Faisal Hanjra (pictured), President of the Federation of Students' Islamic Societies (FOSIS), writes a column for the Student Times on the intense and unjustified scrutiny that university Islamic societies currently find themselves facing.
'The news of Umar Farouk AbdulMutallab’s alleged failed bomb attempt has sent shockwaves on both sides of the Atlantic. Some, however, are more disconcerted by the fact he was a former Islamic Society President. Yet nobody is more shocked than Islamic Societies themselves, who not only consider such actions antithetical to the most basic principles of Islam, but who are once again under scrutiny for a crime they did not commit. There remain many unknowns surrounding AbdulMutallab’s road to radicalism; but it would be a mistake to begin vilifying campuses as ‘hotbeds of extremism’.'
‘For students high on purpose and eager for change, university Islamic Societies continue to be active, engaging and transformational bodies. For many Muslim students, interaction with their Islamic Society may be basic; people to offer prayers with, break their fast with, and perhaps learn a little more about their religion. For others, it can be a haven from the binge drinking culture that dominates student life. At these basic levels, Islamic Societies continue to be an essential aspect of student life for many Muslim students, fulfilling their spiritual and welfare needs.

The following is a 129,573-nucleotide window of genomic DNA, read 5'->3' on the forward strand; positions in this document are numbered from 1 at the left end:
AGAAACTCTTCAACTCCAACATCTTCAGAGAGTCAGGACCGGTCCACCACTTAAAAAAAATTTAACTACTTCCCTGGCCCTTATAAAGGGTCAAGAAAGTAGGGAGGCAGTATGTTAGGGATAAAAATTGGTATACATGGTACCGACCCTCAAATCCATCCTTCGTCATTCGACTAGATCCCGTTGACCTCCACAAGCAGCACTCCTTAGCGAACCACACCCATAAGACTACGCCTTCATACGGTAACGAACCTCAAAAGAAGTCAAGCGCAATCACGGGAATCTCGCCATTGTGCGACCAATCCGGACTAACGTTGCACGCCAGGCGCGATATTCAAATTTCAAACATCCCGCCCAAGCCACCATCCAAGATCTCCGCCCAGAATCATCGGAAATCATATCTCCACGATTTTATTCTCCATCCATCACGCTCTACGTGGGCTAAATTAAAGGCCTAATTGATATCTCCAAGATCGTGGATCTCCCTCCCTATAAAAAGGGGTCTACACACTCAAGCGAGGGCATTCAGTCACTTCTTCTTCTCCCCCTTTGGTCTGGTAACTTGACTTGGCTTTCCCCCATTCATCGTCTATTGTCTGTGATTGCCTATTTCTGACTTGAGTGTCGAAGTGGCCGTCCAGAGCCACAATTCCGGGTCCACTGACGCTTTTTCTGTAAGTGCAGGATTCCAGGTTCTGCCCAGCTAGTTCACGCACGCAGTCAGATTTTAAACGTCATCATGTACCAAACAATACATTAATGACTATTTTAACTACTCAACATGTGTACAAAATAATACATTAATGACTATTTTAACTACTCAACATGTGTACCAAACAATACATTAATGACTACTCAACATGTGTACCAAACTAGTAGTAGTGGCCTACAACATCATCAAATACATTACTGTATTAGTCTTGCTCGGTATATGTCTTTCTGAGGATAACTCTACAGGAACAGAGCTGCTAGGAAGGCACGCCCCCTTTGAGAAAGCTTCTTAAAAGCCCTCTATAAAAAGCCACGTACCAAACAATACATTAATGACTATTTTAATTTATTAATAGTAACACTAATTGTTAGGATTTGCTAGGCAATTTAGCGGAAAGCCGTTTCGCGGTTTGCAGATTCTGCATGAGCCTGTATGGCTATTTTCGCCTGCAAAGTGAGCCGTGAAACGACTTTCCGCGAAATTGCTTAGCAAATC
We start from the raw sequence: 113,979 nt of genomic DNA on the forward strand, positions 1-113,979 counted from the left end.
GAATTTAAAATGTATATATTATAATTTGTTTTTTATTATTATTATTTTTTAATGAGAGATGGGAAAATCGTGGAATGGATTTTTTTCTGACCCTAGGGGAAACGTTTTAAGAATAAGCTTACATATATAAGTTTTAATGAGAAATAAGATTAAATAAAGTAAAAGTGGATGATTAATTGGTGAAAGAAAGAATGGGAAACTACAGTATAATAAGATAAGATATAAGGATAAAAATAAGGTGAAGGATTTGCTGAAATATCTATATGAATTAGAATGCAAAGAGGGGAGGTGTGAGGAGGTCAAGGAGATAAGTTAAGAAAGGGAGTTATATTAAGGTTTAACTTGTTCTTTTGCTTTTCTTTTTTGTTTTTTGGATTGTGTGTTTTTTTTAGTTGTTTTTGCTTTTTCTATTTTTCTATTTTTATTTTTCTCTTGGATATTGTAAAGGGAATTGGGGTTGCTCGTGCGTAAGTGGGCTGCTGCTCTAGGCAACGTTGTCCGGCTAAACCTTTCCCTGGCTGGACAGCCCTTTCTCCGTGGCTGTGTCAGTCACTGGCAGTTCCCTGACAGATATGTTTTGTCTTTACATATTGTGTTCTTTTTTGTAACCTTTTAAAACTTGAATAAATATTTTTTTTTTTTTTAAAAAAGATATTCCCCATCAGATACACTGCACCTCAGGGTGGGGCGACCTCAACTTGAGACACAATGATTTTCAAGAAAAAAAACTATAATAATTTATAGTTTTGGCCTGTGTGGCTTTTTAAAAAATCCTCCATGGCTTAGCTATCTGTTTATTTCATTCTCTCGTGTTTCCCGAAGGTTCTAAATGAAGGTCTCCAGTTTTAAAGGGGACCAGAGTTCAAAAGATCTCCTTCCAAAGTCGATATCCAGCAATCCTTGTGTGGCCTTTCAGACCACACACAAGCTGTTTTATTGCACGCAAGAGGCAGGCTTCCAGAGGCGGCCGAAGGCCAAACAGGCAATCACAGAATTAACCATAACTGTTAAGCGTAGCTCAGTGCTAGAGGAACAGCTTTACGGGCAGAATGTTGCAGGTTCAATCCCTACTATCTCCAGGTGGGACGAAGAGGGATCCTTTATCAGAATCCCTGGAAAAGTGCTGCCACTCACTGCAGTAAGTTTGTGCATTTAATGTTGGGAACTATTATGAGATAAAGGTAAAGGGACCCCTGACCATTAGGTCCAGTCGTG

‘More than ever today, Islamic Societies are engaging Muslim students with mainstream society; the participation of Muslim students in their Student Unions and diverse campaigns continues to grow, with many London Islamic Societies last year hosting ‘Green Weeks’ to highlight the importance of environmentalism in Islam. Muslim students, responding to the Qur’anic command to ‘stand out firmly for justice’ (4:135), can be seen in every level of campaigning, from (more recently) feminist and social issues, to human rights, international law, ethical investment and affordable education.
‘Of course, like all student societies, not every Islamic Society is an institution of progression and flag-bearing contribution and we must acknowledge the few occurrences of insularity, or perceived difference. Though how can subjecting innocent young people, many of whom are still only in their teens, to intense scrutiny do anything but further the problems of marginalisation; what strategic or moral benefit can be had from demonising them?’
Read the full article here.
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